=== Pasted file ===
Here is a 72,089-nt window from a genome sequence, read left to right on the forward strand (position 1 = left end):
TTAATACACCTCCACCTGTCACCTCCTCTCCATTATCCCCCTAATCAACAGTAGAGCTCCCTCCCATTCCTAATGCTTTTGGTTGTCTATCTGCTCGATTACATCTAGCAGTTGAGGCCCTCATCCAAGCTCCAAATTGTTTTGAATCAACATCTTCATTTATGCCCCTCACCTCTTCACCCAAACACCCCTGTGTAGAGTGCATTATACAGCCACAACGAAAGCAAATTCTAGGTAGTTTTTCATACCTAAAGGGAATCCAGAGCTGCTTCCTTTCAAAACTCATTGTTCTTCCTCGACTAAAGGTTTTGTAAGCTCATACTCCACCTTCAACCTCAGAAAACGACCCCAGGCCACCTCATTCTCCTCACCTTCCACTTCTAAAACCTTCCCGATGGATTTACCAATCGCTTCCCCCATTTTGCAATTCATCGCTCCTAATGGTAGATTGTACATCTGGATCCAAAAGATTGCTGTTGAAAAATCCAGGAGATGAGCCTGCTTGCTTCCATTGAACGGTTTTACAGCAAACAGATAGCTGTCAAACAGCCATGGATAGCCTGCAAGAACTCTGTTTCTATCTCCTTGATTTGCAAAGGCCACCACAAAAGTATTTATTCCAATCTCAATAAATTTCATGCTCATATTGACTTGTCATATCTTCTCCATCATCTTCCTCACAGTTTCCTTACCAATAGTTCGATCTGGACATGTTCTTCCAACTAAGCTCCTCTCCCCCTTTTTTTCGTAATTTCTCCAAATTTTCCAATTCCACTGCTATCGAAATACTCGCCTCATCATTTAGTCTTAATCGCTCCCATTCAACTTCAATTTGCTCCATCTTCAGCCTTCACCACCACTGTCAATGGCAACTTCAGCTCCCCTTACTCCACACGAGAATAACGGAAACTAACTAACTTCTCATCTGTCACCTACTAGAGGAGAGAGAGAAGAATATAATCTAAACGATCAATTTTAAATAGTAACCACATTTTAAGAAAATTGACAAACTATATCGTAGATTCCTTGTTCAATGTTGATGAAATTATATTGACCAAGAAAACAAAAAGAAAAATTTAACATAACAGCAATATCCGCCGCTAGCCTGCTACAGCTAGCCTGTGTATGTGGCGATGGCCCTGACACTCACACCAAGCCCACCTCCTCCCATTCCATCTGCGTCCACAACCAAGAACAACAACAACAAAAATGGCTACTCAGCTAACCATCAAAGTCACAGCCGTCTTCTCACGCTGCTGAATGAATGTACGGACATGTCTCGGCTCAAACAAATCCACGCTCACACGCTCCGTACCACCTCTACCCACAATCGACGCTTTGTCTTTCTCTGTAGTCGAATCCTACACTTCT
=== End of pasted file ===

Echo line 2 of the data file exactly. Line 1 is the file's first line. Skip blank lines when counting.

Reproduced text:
TTAATACACCTCCACCTGTCACCTCCTCTCCATTATCCCCCTAATCAACAGTAGAGCTCCCTCCCATTCCTAATGCTTTTGGTTGTCTATCTGCTCGATTACATCTAGCAGTTGAGGCCCTCATCCAAGCTCCAAATTGTTTTGAATCAACATCTTCATTTATGCCCCTCACCTCTTCACCCAAACACCCCTGTGTAGAGTGCATTATACAGCCACAACGAAAGCAAATTCTAGGTAGTTTTTCATACCTAAAGGGAATCCAGAGCTGCTTCCTTTCAAAACTCATTGTTCTTCCTCGACTAAAGGTTTTGTAAGCTCATACTCCACCTTCAACCTCAGAAAACGACCCCAGGCCACCTCATTCTCCTCACCTTCCACTTCTAAAACCTTCCCGATGGATTTACCAATCGCTTCCCCCATTTTGCAATTCATCGCTCCTAATGGTAGATTGTACATCTGGATCCAAAAGATTGCTGTTGAAAAATCCAGGAGATGAGCCTGCTTGCTTCCATTGAACGGTTTTACAGCAAACAGATAGCTGTCAAACAGCCATGGATAGCCTGCAAGAACTCTGTTTCTATCTCCTTGATTTGCAAAGGCCACCACAAAAGTATTTATTCCAATCTCAATAAATTTCATGCTCATATTGACTTGTCATATCTTCTCCATCATCTTCCTCACAGTTTCCTTACCAATAGTTCGATCTGGACATGTTCTTCCAACTAAGCTCCTCTCCCCCTTTTTTTCGTAATTTCTCCAAATTTTCCAATTCCACTGCTATCGAAATACTCGCCTCATCATTTAGTCTTAATCGCTCCCATTCAACTTCAATTTGCTCCATCTTCAGCCTTCACCACCACTGTCAATGGCAACTTCAGCTCCCCTTACTCCACACGAGAATAACGGAAACTAACTAACTTCTCATCTGTCACCTACTAGAGGAGAGAGAGAAGAATATAATCTAAACGATCAATTTTAAATAGTAACCACATTTTAAGAAAATTGACAAACTATATCGTAGATTCCTTGTTCAATGTTGATGAAATTATATTGACCAAGAAAACAAAAAGAAAAATTTAACATAACAGCAATATCCGCCGCTAGCCTGCTACAGCTAGCCTGTGTATGTGGCGATGGCCCTGACACTCACACCAAGCCCACCTCCTCCCATTCCATCTGCGTCCACAACCAAGAACAACAACAACAAAAATGGCTACTCAGCTAACCATCAAAGTCACAGCCGTCTTCTCACGCTGCTGAATGAATGTACGGACATGTCTCGGCTCAAACAAATCCACGCTCACACGCTCCGTACCACCTCTACCCACAATCGACGCTTTGTCTTTCTCTGTAGTCGAATCCTACACTTCT